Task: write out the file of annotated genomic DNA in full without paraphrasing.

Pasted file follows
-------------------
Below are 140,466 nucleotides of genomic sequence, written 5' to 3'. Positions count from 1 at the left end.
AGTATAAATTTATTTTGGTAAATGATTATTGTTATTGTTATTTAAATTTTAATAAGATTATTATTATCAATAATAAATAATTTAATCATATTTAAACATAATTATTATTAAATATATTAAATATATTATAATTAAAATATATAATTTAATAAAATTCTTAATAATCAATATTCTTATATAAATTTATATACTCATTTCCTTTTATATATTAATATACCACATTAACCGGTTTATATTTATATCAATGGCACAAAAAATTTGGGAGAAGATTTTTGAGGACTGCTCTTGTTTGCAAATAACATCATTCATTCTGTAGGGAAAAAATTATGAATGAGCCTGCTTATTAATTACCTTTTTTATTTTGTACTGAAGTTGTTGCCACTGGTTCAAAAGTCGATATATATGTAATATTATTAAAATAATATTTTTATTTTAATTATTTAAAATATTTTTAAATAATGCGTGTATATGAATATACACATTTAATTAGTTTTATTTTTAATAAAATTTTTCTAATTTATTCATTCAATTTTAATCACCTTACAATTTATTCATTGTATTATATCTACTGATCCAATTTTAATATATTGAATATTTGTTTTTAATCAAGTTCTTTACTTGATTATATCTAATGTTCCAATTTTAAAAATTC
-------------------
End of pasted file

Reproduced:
Below are 140,466 nucleotides of genomic sequence, written 5' to 3'. Positions count from 1 at the left end.
AGTATAAATTTATTTTGGTAAATGATTATTGTTATTGTTATTTAAATTTTAATAAGATTATTATTATCAATAATAAATAATTTAATCATATTTAAACATAATTATTATTAAATATATTAAATATATTATAATTAAAATATATAATTTAATAAAATTCTTAATAATCAATATTCTTATATAAATTTATATACTCATTTCCTTTTATATATTAATATACCACATTAACCGGTTTATATTTATATCAATGGCACAAAAAATTTGGGAGAAGATTTTTGAGGACTGCTCTTGTTTGCAAATAACATCATTCATTCTGTAGGGAAAAAATTATGAATGAGCCTGCTTATTAATTACCTTTTTTATTTTGTACTGAAGTTGTTGCCACTGGTTCAAAAGTCGATATATATGTAATATTATTAAAATAATATTTTTATTTTAATTATTTAAAATATTTTTAAATAATGCGTGTATATGAATATACACATTTAATTAGTTTTATTTTTAATAAAATTTTTCTAATTTATTCATTCAATTTTAATCACCTTACAATTTATTCATTGTATTATATCTACTGATCCAATTTTAATATATTGAATATTTGTTTTTAATCAAGTTCTTTACTTGATTATATCTAATGTTCCAATTTTAAAAATTC